Kent County Council is urging the Government to invest in the Port of Ramsgate and make more use of current lorry parking facilities at the Manston airport site as part of preparations for Brexit.
Leader of KCC Paul Carter says contingency plans must be put in place to minimise disruption on strategic routes through the county and that an alternative to Operation Stack must be found before new border and customs arrangements are introduced for the UK withdrawal from the European Union.
Following the UK’s vote to leave the EU, the UK Government triggered Article 50 in March 2017, starting a two year negotiation on a Withdrawal Agreement. On March 29, 2019, the UK will leave the EU and all EU law will transpose into UK law.
KCC says that the withdrawal from the EU will impact on Kent businesses and its infrastructure.
Cllr Carter claims Kent faces an increased risk of ‘direct harm’ if the UK-EU negotiations do not allow for trade that is ‘as frictionless as possible’, as increased border and customs checks will have an impact on the Kent highway network.
In a report examining what preparations should be made KCC suggest contingency plans covering ports and highways infrastructure need to be in place to minimise the disruption of Kent residents and businesses.
Manston airport site
Regarding Operation Brock, the replacement to Operation Stack, the report urges the Government to consider making further resources available including the opportunity of additional TAP -Traffic Assessment Project which was introduced to hold port-bound lorries outside the town on the A20 to prevent queuing in central Dover – on the A2 near Lydden and to exploit the Department for Transport’s (DfT) investment in Manston.
The report says: “KCC will continue to work with Highways England and the Department for Transport on their interim traffic management scheme and permanent solution, considering all available options.
“This should include the rapid deployment of an effective contra-flow system, maximising usage of all freight holding facilities both in and beyond Kent, and further testing of the Government’s previously developed contingency plan for holding freight traffic at the former Manston airport site.”
Last November a Government arrangement to use the site as an emergency lorry park for Operation Stack was extended for two years, allowing it to be used for Stack (now Operation Brock) until December 31, 2019.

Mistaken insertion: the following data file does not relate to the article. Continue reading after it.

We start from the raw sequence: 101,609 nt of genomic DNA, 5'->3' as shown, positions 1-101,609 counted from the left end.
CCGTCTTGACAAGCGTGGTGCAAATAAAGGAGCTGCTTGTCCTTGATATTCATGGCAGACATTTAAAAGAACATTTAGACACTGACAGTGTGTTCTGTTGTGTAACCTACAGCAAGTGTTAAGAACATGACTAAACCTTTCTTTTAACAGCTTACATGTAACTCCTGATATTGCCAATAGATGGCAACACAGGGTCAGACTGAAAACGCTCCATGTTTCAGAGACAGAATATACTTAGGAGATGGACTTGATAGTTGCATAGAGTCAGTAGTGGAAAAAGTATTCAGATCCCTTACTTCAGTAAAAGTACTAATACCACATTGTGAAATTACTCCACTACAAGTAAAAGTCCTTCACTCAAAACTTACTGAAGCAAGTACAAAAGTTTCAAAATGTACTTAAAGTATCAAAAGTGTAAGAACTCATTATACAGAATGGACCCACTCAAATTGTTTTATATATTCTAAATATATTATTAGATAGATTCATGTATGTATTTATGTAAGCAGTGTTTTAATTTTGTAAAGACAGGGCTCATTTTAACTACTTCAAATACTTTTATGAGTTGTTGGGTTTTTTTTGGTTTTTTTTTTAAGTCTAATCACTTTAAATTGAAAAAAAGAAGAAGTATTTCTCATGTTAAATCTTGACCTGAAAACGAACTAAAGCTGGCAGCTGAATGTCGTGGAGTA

In January this year The Isle of Thanet News exclusively revealed the emergency lorry park designation had cost the Department for Transport more than £5.7 million since 2015. The majority of the money was for site preparations. It has never been used for emergency lorry parking.
The report also calls for further investment at Ramsgate Port to equip it for larger ro-ro vessels.
The report says: “Whilst Dover will be the main focus for cross-Channel ‘Ro-Ro’ freight, KCC also recognises the potential for the Port of Ramsgate to provide additional resilience for ‘Ro-Ro’ freight traffic.
“Ramsgate has pre-existing ‘Ro-Ro’ berths and the c.£35m investment in the Ramsgate Harbour Approach tunnel in 2000 by KCC means that it has effective ingress/egress. With further investment to support dredging of the approach channel and a larger turning circle in the port, Ramsgate could accommodate larger ‘RoRo’ vessels providing further resilience for the county.”
Investment is also proposed for Sheerness port.
The KCC report adds: “Greater diversification of ‘Ro-Ro’ activity would enable greater resilience of cross channel ferry freight, help meet predicted growth in demand and mitigate potential delays for cross-channel operators if there are changes in border arrangements post-Brexit.
“The Government should consider investment into crucial infrastructure in light of the likely demands post-Brexit, and KCC will work with partners over the coming months to lobby Ministers.”
Last month Thanet council leader Bob Bayford said work on ferry operations is the priority for Ramsgate Port.
He said: “The right ferry operation under the right contract will start to plug the money pit that is currently Ramsgate Port.
“We want to do something about this and the quickest way is through a ferry operation. This would benefit Ramsgate and the whole of Thanet.”
Thanet council has been in talks with Seaborne freight and Belgian authorities about a Ramsgate- Ostend route. The service had been mooted to start in March but there has been no update on progress to date.
There has not been a cross-Channel operation at Ramsgate since the collapse of TransEuropa in 2013 which left Thanet council owed an unpaid debt of £3.4 million accrued by the ferry firm in port fees..
At present just one vessel has been identified as being capable of using Ramsgate’s ro-ro facilities due to the restricted size. This is the former Dover-Calais ferry MS Nord Pas de Calais.
Currently the port has a significant deficit. It has made losses of £20million since 2010, according to Thanet council’s statement of accounts for each financial year from 2010/11 to 2017/18.
The figures exclude £5million in live export compensation and £3.4million for bankrupt TransEuropa Ferries unpaid fees and charges.
Last year Thanet council said the figures included costs which are shared across other areas of the council for the running of its services, rather than being directly incurred in running the port.
This year the port recorded a loss of £1.8million. Expenditure amounted to £2.8 million and income was £1million.
According to figures provided by Thanet council to blogger Ian Driver just 44 vessels berthed at Ramsgate Port in 2017-18. In 2016-17, 165 vessels berthed at the port, meaning there has been a 73% decrease in just one year.